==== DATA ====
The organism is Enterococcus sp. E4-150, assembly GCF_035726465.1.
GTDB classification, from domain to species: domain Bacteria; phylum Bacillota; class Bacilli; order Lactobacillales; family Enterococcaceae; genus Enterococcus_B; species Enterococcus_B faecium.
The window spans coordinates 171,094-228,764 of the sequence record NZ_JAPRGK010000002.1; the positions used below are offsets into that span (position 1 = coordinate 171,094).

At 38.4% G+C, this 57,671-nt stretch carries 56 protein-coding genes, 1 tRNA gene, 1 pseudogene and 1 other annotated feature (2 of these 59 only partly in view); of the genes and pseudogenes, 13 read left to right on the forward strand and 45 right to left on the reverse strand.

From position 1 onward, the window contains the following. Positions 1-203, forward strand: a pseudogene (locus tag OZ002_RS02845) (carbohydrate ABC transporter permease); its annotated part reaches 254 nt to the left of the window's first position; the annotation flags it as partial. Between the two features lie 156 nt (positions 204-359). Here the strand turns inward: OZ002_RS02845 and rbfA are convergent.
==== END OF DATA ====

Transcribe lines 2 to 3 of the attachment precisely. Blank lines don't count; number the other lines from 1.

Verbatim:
GTDB classification, from domain to species: domain Bacteria; phylum Bacillota; class Bacilli; order Lactobacillales; family Enterococcaceae; genus Enterococcus_B; species Enterococcus_B faecium.
The window spans coordinates 171,094-228,764 of the sequence record NZ_JAPRGK010000002.1; the positions used below are offsets into that span (position 1 = coordinate 171,094).